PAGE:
Deprivation showed a significant correlation with both the proportion of people going into the Support Group (r = -.304, p < .001) and the proportion of people being found fit for work (r = .443, p <.001). This shows that as deprivation increases, fewer people go into the Support Group of ESA, and more people are found fit for work.

In the 30 areas with the highest proportion of fit for work judgements, 29.50% of the population live in one of England’s 20% most deprived areas. In the 30 areas with the lowest proportion of fit for work judgements, this number is 1.10%.

Health and Disability

Considering ESA’s role as a benefit for those whose health inhibits their ability to work, it seems obvious that there will be a relationship between an area’s general health and local WCA outcomes. However, it is necessary to statistically control for the effects of deprivation on health and the other variables to truly see the effect that health has on WCA outcome.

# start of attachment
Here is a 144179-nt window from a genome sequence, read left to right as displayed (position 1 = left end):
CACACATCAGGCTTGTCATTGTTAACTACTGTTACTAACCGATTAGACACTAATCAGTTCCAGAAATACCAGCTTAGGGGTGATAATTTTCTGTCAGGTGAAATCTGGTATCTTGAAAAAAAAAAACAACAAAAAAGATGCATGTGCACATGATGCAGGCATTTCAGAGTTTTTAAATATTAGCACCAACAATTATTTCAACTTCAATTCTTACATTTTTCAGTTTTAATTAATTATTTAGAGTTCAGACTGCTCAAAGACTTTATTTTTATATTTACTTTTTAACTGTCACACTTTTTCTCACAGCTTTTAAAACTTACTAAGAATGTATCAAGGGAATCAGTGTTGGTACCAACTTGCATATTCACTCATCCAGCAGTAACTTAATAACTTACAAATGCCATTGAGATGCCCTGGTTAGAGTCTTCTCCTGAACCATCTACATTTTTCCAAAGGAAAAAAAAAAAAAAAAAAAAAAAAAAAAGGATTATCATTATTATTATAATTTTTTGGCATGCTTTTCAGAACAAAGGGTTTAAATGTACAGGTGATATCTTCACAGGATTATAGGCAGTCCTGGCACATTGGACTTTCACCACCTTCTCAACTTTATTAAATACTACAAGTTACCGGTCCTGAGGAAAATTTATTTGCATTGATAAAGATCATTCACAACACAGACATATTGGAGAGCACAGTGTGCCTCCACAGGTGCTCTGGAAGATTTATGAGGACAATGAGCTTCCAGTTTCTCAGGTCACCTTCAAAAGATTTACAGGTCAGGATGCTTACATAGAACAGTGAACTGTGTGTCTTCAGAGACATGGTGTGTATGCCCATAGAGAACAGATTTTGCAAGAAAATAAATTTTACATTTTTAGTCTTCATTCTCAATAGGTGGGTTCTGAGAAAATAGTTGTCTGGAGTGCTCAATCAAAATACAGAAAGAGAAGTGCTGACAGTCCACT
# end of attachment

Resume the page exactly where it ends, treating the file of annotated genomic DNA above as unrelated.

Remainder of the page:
There were two significant partial correlations when controlling for deprivation; life expectancy was positive related to the proportion of Support Group judgements (r = .300, p <.001) and negatively related to the proportion of fit for work judgements (r = -.287, p <.001). The same results were found with two other general health variables; local rate of early cancer deaths and local rate of early cardiovascular disease deaths. This shows that, paradoxically, a higher proportion of WCAs place claimants into the Support Group in healthier areas, while more people are found fit for work in less healthy areas.
In the 30 areas with the highest proportion of fit for work judgements there are an average of 23 (24%) more early cancer deaths per 100,000 population, 24 (51%) more early cardiovascular disease deaths and a 2.72 (3.4%) year reduction in average life expectancy.